DK: And...over the hill in Lancashire, the water company there, I can’t quite remember their names, not Yorkshire Water, but they’ve actually been doing these moorland restoration projects right there, but unfortunately it’s also the river which is the bit where we want to go; there aren’t any Yorkshire Water....you know, there aren’t any that....but obviously the water companies aren’t interested because one of the things that they’re particularly interested in is this DOC, this dissolved organic carbon, which is actually a major problem for them in.....guaranteeing water quality, so there are.....there are things that....that can be done there, and there are some other groups who are fairly close to here who are doing moorland restoration; there’s Moors for Life....who I’ve got, and they’re doing something in Ripponden, in the Ripponden area which is a really good thing, and we’ve also got Yorkshire Peat Partnership who are doing something on Midgley Moor, so there are people doing stuff and that is good, but we could always have more and I would like.....I would like some of that moor to be near the source of the river.

TW:

Yeah. There’s the....what are they called......Anthony Rae works for them – is it Calder Future....who work on the rivers as well; they do.....they do all kinds of projects don’t they, to do with the rivers. I just wondered whether....if they’d asked you to do anything for them.

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DK: No, we invited them to come in on The Source partnership but Anthony was doing another bid at the time, so he was not in on that, but we have got various lots of partners in; we’ve got the Council in, we’ve got Pennine Prospects, we’ve got the Cauldron Carmid’s Trust.....The Wildlife Group.....you know, so we are sort of building.....hopefully.

TW:

Right. So you’re kind of concentrating on the Upper Calder Valley basically. Do you go down the valley at all, through....through Halifax and Brighouse.

DK: We have done.....if you go to Halifax there’s a big site called Brackenbeds, that was a Council site; we....we didn’t do all of it but we were involved with that planting, it was back in our early days, September 1998.....so...and we have planted further afield....I suppose I’m a bit selfish, you know, [laughing]....but also, having....having a sort of focus on the Upper Calder Valley, it does mean we that we can kind of probably end up with a strategic effect in our local area.

TW:

Because any effect you have here will kind of pass along the river really won’t it.

DK: Yeah.

TW:

If you keep it well here, do it well here, there won’t be as many problems further downstream so to speak.

DK: Yeah.

TW:

Right.....right, that’s good. Where do you buy your trees?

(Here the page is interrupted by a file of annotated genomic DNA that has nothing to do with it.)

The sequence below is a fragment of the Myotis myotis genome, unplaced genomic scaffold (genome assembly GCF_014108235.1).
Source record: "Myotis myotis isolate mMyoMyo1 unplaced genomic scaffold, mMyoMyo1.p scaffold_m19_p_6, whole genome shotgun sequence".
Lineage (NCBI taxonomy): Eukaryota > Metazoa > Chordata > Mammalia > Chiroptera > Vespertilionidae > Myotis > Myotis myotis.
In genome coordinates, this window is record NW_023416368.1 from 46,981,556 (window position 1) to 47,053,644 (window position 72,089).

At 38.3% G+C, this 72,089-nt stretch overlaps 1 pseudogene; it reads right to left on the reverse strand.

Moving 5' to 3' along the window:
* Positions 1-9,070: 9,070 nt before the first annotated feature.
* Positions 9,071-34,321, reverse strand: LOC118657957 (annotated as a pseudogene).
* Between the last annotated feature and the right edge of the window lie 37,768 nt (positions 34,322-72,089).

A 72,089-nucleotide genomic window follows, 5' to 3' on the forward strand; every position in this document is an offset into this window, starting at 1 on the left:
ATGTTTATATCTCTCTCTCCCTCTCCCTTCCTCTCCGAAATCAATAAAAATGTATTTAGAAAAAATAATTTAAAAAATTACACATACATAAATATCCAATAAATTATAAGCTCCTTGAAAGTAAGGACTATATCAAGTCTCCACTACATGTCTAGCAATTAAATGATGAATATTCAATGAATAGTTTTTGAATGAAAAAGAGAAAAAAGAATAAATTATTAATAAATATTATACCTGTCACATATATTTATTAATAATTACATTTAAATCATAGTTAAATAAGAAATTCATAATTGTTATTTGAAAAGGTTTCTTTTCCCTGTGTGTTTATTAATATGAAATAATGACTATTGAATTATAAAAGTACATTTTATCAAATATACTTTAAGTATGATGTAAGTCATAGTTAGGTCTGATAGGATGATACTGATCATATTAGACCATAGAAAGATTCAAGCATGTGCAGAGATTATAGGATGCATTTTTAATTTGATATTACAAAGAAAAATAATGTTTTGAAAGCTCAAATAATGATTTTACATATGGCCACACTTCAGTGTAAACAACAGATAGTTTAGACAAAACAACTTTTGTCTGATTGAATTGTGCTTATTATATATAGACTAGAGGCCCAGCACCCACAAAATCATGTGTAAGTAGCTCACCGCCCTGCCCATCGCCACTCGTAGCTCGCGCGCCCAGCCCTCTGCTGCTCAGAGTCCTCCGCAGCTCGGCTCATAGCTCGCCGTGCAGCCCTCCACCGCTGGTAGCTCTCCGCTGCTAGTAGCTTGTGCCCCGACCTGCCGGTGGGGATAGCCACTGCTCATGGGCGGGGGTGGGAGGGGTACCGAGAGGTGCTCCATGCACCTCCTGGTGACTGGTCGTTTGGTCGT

DK: Well we buy them from a tree nursery in Scotland....really on price. They’re very nice, Alba Trees.

TW:

Right. Do they deliver them then or do you have to go and collect?

DK: Well they deliver, but they also at the end of the year, if they’ve got any leftovers, they....they say they’ve got some spares and we have a little holiday up in Scotland and we take the van up and stay over in Dunbar, very nice place to visit Dunbar, and.....yeah, that’s it.

TW:

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Right. Do you store them all in Nut Wood then?

DK: No we’ve got a little....a little bit of land up.....which we rent up Bents Farm, up Horsehold, bit further up than Horsehold.....but also we try and store it on the sites.....so that we try and get it so that all the trees for each site are on each site

TW:

Where they’re gonna actually be planted.

DK: Yeah where they’re actually gonna be planted.

TW:

Well that saves a lot of....moving about really doesn’t it?

DK: Yeah we’re trying to minimise the amount of faff .

TW:

So....I mean I know you have this sort of....long term.....kind of idea of just making it better and better. Are there any specific like projects over this year and next year that you’re actually gonna try and get going?

DK: Well there’s Sandy Gate.

TW:

Yeah.

DK: We are....crossing our fingers that we can get some funding for The Source, so it’s a question of......what we.....what we’ve got to do for the next....probably six months is to do some really on the ground survey work.

TW:

Right.

DK: We were thinking that maybe some of the secondary schools or maybe even some universities might.....might be interested in sending the students out to help with that, so we’re going to get ourselves sort of trained, so we’re gonna to be going looking at peat depths.....measuring gullies, making restoration plans and doing all the technical work in advance, which then hopefully will support the funding bid....touch wood, touch wood.

TW:

Well it sounds a great idea, I think it does, yeah. Right......I just.... I suppose I’ll get a little bit off the subject.....there’s a lot of.....groups shall we say in Hebden Bridge